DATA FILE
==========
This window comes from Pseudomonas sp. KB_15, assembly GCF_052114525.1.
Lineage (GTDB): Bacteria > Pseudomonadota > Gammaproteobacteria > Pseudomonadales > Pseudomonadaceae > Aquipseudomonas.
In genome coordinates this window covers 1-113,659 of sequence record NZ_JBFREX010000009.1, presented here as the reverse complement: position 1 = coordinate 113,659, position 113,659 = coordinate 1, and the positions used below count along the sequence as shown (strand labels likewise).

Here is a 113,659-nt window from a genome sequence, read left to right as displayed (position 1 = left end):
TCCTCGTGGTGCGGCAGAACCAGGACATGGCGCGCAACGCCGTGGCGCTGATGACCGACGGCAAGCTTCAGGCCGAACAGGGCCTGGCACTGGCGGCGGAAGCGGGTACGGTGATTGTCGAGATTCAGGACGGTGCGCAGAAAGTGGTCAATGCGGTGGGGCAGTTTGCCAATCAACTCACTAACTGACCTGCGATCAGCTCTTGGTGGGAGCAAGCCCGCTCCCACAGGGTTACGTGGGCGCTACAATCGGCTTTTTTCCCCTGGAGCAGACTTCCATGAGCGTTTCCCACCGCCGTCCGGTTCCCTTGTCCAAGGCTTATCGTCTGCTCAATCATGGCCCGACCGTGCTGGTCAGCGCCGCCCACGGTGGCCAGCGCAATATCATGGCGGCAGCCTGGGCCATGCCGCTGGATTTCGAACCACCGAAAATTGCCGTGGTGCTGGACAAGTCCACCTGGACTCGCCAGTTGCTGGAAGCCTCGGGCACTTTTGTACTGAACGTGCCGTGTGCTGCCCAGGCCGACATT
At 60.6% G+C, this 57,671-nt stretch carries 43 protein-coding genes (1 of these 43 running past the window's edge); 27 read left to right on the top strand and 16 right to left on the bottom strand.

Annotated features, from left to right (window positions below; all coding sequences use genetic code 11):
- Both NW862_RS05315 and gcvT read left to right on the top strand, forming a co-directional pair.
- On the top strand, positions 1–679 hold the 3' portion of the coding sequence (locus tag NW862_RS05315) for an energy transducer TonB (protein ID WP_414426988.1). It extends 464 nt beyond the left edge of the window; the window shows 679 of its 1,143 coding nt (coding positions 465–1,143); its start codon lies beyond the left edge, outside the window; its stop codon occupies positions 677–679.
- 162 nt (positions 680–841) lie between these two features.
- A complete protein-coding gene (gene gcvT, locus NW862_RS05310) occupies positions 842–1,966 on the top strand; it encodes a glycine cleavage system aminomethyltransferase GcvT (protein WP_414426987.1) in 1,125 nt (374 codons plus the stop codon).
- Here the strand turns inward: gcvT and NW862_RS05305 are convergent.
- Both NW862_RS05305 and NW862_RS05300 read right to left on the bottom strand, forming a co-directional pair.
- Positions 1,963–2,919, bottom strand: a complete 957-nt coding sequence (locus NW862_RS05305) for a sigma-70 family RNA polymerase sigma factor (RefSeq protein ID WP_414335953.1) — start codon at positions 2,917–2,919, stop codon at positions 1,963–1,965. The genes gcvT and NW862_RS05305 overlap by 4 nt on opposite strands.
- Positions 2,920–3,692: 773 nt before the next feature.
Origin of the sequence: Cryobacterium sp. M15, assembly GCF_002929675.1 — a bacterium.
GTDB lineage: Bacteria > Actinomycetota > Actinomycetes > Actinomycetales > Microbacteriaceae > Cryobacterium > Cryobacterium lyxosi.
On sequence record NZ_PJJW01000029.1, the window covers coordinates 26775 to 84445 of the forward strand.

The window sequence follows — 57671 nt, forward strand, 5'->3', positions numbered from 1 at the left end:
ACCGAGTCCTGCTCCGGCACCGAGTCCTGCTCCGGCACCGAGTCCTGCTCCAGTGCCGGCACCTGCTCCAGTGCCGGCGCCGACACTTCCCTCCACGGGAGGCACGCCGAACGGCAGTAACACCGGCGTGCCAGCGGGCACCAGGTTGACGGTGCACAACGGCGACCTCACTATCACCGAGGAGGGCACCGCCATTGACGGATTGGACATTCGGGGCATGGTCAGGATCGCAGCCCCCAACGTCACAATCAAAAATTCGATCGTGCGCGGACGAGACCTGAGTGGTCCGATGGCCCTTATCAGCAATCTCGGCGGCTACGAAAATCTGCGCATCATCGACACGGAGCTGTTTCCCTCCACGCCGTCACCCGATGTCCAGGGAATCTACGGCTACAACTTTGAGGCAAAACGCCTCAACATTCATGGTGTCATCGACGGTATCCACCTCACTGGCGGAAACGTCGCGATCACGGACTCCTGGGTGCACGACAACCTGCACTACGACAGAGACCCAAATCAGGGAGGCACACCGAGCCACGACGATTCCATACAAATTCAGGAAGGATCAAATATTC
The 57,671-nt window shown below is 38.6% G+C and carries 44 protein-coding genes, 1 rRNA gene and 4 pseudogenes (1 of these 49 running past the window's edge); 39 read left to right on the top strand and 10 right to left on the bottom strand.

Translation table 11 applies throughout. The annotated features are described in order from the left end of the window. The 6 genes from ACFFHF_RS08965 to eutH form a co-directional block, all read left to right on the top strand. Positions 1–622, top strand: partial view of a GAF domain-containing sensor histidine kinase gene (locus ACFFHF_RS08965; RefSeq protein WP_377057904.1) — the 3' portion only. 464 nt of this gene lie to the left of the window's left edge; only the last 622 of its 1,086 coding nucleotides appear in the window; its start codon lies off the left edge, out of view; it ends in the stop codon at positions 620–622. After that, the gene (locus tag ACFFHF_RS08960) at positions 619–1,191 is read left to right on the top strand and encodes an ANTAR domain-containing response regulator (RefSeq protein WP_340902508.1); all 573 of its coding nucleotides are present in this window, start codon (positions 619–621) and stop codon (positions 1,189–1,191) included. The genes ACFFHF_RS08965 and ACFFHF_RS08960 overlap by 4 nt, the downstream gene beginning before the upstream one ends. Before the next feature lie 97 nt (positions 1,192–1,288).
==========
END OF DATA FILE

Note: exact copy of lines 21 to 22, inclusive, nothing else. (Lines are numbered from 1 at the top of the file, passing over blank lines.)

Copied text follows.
The 57,671-nt window shown below is 38.6% G+C and carries 44 protein-coding genes, 1 rRNA gene and 4 pseudogenes (1 of these 49 running past the window's edge); 39 read left to right on the top strand and 10 right to left on the bottom strand.

Translation table 11 applies throughout. The annotated features are described in order from the left end of the window. The 6 genes from ACFFHF_RS08965 to eutH form a co-directional block, all read left to right on the top strand. Positions 1–622, top strand: partial view of a GAF domain-containing sensor histidine kinase gene (locus ACFFHF_RS08965; RefSeq protein WP_377057904.1) — the 3' portion only. 464 nt of this gene lie to the left of the window's left edge; only the last 622 of its 1,086 coding nucleotides appear in the window; its start codon lies off the left edge, out of view; it ends in the stop codon at positions 620–622. After that, the gene (locus tag ACFFHF_RS08960) at positions 619–1,191 is read left to right on the top strand and encodes an ANTAR domain-containing response regulator (RefSeq protein WP_340902508.1); all 573 of its coding nucleotides are present in this window, start codon (positions 619–621) and stop codon (positions 1,189–1,191) included. The genes ACFFHF_RS08965 and ACFFHF_RS08960 overlap by 4 nt, the downstream gene beginning before the upstream one ends. Before the next feature lie 97 nt (positions 1,192–1,288).